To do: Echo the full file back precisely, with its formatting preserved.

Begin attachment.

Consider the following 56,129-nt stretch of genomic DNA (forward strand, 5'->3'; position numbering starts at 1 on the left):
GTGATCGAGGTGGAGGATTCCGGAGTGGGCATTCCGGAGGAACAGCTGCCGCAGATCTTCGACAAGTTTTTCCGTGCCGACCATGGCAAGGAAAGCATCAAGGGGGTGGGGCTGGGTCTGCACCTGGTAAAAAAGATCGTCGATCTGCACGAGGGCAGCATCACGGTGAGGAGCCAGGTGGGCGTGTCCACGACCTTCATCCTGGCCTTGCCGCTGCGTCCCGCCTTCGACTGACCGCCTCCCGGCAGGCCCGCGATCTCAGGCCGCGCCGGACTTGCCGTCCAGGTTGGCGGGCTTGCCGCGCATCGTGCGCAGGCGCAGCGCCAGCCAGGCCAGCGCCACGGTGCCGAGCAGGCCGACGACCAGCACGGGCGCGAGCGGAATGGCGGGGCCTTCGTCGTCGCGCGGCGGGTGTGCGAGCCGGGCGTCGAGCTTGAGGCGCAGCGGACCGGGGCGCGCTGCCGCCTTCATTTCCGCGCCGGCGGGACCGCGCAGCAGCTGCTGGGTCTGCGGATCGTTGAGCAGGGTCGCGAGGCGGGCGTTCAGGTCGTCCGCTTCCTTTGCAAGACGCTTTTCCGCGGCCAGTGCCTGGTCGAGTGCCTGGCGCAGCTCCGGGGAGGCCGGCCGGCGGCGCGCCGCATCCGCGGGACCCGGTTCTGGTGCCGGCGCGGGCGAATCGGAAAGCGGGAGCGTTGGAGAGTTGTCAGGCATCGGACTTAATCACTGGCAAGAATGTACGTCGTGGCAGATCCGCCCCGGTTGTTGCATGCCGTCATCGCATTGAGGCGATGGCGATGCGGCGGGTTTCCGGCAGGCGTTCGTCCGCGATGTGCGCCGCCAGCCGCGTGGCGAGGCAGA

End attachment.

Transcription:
Consider the following 56,129-nt stretch of genomic DNA (forward strand, 5'->3'; position numbering starts at 1 on the left):
GTGATCGAGGTGGAGGATTCCGGAGTGGGCATTCCGGAGGAACAGCTGCCGCAGATCTTCGACAAGTTTTTCCGTGCCGACCATGGCAAGGAAAGCATCAAGGGGGTGGGGCTGGGTCTGCACCTGGTAAAAAAGATCGTCGATCTGCACGAGGGCAGCATCACGGTGAGGAGCCAGGTGGGCGTGTCCACGACCTTCATCCTGGCCTTGCCGCTGCGTCCCGCCTTCGACTGACCGCCTCCCGGCAGGCCCGCGATCTCAGGCCGCGCCGGACTTGCCGTCCAGGTTGGCGGGCTTGCCGCGCATCGTGCGCAGGCGCAGCGCCAGCCAGGCCAGCGCCACGGTGCCGAGCAGGCCGACGACCAGCACGGGCGCGAGCGGAATGGCGGGGCCTTCGTCGTCGCGCGGCGGGTGTGCGAGCCGGGCGTCGAGCTTGAGGCGCAGCGGACCGGGGCGCGCTGCCGCCTTCATTTCCGCGCCGGCGGGACCGCGCAGCAGCTGCTGGGTCTGCGGATCGTTGAGCAGGGTCGCGAGGCGGGCGTTCAGGTCGTCCGCTTCCTTTGCAAGACGCTTTTCCGCGGCCAGTGCCTGGTCGAGTGCCTGGCGCAGCTCCGGGGAGGCCGGCCGGCGGCGCGCCGCATCCGCGGGACCCGGTTCTGGTGCCGGCGCGGGCGAATCGGAAAGCGGGAGCGTTGGAGAGTTGTCAGGCATCGGACTTAATCACTGGCAAGAATGTACGTCGTGGCAGATCCGCCCCGGTTGTTGCATGCCGTCATCGCATTGAGGCGATGGCGATGCGGCGGGTTTCCGGCAGGCGTTCGTCCGCGATGTGCGCCGCCAGCCGCGTGGCGAGGCAGA